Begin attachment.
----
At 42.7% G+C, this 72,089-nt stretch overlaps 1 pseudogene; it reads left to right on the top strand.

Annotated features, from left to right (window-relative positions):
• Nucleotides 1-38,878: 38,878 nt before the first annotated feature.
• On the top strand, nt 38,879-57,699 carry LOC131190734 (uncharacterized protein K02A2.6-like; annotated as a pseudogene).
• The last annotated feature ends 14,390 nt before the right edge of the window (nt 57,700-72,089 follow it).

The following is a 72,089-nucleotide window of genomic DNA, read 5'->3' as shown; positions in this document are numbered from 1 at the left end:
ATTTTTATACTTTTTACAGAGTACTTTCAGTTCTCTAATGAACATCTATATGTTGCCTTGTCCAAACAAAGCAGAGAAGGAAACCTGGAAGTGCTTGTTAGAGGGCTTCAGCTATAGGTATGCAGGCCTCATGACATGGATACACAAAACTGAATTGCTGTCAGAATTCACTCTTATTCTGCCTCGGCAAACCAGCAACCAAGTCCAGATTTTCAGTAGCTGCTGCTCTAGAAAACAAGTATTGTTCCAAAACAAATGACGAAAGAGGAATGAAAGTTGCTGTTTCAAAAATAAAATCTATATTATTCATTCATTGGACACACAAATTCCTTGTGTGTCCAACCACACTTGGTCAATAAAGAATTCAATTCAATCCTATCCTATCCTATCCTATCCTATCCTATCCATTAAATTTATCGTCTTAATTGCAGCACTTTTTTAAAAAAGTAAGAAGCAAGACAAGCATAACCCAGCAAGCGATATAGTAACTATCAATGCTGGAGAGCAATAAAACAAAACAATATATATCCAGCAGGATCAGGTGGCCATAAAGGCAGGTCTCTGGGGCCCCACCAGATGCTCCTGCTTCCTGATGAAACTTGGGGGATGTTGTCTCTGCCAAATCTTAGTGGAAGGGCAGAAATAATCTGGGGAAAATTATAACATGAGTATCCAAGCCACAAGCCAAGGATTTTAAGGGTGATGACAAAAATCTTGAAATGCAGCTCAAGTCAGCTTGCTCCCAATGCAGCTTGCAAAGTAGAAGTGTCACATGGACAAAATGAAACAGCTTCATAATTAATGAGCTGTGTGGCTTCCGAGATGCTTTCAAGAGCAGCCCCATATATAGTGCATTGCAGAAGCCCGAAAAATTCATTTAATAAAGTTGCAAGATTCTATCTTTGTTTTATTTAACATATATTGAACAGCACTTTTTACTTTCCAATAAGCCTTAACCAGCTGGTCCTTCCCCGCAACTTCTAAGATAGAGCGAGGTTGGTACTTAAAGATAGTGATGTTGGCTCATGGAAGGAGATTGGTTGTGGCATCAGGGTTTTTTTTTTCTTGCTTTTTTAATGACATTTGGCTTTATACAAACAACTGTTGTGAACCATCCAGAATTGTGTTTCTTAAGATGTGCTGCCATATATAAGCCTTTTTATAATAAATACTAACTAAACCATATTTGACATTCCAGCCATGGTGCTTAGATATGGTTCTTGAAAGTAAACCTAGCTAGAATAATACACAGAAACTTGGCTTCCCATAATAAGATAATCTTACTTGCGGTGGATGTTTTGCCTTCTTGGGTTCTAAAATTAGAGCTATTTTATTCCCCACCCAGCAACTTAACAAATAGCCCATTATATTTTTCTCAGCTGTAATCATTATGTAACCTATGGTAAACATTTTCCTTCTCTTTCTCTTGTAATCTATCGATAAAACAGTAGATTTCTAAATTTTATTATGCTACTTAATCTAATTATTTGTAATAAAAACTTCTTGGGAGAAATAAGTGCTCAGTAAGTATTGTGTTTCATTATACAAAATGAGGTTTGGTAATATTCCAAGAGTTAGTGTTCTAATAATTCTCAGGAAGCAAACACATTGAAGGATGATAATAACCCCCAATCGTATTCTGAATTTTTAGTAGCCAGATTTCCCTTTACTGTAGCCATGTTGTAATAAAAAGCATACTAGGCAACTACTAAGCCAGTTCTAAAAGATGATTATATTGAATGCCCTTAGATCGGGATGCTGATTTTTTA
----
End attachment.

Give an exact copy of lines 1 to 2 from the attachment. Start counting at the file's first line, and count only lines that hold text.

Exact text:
At 42.7% G+C, this 72,089-nt stretch overlaps 1 pseudogene; it reads left to right on the top strand.

Annotated features, from left to right (window-relative positions):